Section of the 1647 Dower Transfer


Release of Dower, 1647

Lancashire RO ref DP 397/21/16 

            This Indenture made the fifteenth daie of June in the three and twentith yeare of the raigne of our most gratious Sov[er]aigne Lord Charles, by the Grace of God, of England, Scotland, France and Ireland, Kinge, defend[e]r of the faith etc,

            Betweene Margaret Standish, widdowe, late wife of Alexander Standish, late of Duxbury within the County of Lancaster, esquire, deceassed, of the one p[ar]ty,

And Richard Standish of Duxbury afforesaid, esquire, of the other party,

Witnesseth That the said Margaret Standish, for the good Love and affection shee beareth unto the said Richard Standish, Anne Standish, Dorathy Standish, Margaret Standish, Katherine Standish and Henery Standish, younger brother and sisters of the said Richard Standish, and for the better enabling of the said Richard Standish for the paiem[en]t of the Just and due debtes of Thomas Standish, esquire, deceassed, his late father, and of the said Alex[ande]r Standish, and of raisinge some competent porc[i]ons for the forenamed younger brother and sisters of the said Richard Standish, And for divers other good causes and Considerac[i]ons her, the said Margaret thereunto move

Hath remised, releassed, and for ever quite claimed, And by these presentes doth remise, release and for ever quite claime unto the said Richard Standish and his heires,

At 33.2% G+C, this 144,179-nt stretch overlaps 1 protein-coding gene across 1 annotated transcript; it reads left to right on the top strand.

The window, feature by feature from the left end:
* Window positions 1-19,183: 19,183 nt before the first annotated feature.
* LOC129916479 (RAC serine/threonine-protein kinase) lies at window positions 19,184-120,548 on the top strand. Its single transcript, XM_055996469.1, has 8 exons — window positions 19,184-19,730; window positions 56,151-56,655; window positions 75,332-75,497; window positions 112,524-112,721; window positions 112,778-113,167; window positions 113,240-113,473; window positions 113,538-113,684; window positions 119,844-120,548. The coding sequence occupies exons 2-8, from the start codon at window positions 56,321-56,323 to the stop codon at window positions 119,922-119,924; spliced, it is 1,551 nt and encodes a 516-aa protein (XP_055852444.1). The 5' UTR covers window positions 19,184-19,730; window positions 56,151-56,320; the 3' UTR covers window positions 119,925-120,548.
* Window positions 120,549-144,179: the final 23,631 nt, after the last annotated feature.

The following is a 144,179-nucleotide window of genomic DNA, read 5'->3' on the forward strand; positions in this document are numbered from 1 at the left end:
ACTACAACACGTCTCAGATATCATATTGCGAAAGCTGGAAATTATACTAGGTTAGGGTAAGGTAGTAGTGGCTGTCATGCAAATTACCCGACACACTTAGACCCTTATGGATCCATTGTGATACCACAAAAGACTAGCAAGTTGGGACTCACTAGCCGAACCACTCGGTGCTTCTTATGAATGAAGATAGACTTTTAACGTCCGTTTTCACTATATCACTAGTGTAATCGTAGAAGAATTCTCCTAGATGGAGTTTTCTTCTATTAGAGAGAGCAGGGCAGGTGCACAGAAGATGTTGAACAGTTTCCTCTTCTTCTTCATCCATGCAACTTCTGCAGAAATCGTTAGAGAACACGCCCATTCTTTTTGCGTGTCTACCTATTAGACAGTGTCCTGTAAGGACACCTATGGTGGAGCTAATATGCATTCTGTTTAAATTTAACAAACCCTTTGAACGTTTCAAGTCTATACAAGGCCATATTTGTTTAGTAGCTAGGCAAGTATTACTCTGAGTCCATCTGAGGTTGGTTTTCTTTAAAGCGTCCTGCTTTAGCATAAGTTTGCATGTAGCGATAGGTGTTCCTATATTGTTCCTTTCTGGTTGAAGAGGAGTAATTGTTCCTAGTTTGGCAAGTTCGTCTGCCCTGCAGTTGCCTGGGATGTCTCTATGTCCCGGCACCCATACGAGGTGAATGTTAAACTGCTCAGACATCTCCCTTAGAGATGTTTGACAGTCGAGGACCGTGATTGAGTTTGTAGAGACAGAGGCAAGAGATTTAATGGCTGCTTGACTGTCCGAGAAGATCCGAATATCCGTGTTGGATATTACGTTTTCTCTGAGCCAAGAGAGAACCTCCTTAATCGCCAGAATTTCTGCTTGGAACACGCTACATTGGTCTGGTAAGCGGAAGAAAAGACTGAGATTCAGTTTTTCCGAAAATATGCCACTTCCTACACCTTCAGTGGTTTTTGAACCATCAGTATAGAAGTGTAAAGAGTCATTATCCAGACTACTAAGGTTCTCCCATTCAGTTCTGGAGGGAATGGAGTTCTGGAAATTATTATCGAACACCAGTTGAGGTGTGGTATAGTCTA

All her dower, right, tytle and interest of dower and demand whatsoever of, in and unto the Mannors or lor[dshi]pes of Duxbury, Heapey and Anlezarghe in the said County of Lancaster,

And the demesne and demesne landes thereunto belonginge and appertaininge, and of, in and unto all and every the Messuages, landes, tenem[en]ts and hereditam[en]tes whatsoever of the said Richard Standish, scituate, lieing and beinge within the Townes, Townshipps, p[re]cinctes and Territories of Whitle, Charnock, Standish, Langtree, Worthington, Heapy and Chorley, and elswhere within the said County of Lancaster,

And of, in and unto all and every the Messuages, landes, tenem[en]ts and hereditam[en]tes whatsoever, whereof or wherein the said Alexander Standish had anie estate of inheritance duringe the Coverture betwixt him, the said Alexander, and the said Margaret Standish,

And of, in and unto every parte and p[ar]cell thereof,